• Category 2: Rules that warrant individualized scrutiny in each case as to whether the rule would prohibit or interfere with NLRA rights, and if so, whether any adverse impact on NLRA-protected conduct is outweighed by legitimate justifications.
  • Category 3: Rules that the Board will designate as unlawful to maintain because they would prohibit or limit NLRA-protected conduct, and the adverse impact on NLRA rights is not outweighed by justifications associated with the rule.

NLRB Employee Handbook Guidance

In GC Memorandum 18-04, the General Counsel of the NLRB notes that that ambiguities in rules should no longer be interpreted against the drafter. Moreover, generalized provisions should not be interpreted as banning all activity that could conceivably be included within the rule. Accordingly, Regional Offices must now determine whether a rule would be interpreted as prohibiting Section 7 activity, as opposed to whether it could conceivably be so interpreted. The General Counsel also advises the Board’s regional directors into which of the three categories certain workplace rules fall.

Category 1 Rules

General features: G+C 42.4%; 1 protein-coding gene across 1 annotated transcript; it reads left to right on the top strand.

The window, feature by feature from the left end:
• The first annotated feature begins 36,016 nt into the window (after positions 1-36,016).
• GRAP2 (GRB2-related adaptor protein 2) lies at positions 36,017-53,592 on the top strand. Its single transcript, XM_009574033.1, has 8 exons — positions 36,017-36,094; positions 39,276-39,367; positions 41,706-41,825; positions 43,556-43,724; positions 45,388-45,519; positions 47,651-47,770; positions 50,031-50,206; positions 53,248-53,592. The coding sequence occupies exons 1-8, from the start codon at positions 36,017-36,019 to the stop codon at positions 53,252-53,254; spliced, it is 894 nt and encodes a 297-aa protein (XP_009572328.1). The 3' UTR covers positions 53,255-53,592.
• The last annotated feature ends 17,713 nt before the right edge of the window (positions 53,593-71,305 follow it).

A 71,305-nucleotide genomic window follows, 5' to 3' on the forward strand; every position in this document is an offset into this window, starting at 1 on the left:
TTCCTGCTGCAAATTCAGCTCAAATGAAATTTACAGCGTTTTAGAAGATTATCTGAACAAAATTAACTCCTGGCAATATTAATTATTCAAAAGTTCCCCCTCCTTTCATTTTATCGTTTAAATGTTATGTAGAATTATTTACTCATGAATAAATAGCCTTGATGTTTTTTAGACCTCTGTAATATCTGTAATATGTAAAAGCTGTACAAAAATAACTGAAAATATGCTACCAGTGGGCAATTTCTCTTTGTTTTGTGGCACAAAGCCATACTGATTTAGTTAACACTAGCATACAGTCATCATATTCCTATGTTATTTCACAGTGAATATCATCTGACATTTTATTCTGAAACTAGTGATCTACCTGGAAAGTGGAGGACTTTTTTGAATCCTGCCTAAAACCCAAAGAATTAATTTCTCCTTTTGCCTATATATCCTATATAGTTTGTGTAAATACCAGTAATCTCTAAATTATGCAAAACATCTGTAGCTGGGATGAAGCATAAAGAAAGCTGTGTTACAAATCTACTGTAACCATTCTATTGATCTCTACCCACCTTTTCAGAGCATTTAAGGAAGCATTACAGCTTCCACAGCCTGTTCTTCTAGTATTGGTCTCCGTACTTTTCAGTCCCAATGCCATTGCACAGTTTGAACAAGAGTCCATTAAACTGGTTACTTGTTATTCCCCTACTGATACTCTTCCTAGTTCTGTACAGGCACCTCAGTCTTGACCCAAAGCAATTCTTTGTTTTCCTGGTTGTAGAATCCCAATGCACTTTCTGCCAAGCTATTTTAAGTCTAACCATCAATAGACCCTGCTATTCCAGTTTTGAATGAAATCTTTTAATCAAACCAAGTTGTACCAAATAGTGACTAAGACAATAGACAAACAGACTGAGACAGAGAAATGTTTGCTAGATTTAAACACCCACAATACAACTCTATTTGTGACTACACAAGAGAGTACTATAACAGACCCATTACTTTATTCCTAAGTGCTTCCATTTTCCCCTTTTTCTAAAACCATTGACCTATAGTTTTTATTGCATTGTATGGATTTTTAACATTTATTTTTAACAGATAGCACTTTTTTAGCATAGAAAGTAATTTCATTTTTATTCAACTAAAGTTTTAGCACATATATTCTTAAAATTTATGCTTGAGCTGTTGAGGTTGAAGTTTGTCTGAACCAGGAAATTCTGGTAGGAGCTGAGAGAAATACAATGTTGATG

Category 1 rules are generally considered lawful. They include:

  • Civility Rules, i.e. “Rude, discourteous or unbusinesslike behavior is forbidden.”
  • No Photography and No Recording Rules, i.e. “Employees may not record telephone or other conversation they have with their coworker, managers or third parties unless such recordings are approved in advance.”
  • Rules Against Insubordination, Non-cooperation, or On-the-job Conduct that Adversely Affects Operations, i.e. “Insubordination to a manager or lack of . . . cooperation with fellow employees or guests is prohibited.”
  • Disruptive Behavior Rules, i.e. “Disorderly conduct on Hospital premises and/or during working hours for any reason is strictly prohibited.”
  • Rules Protecting Confidential, Proprietary, and Customer Information or Documents, i.e.Do not disclose confidential financial data, or other non-public proprietary company information. Do not share confidential information regarding business partners, vendor, or customers.”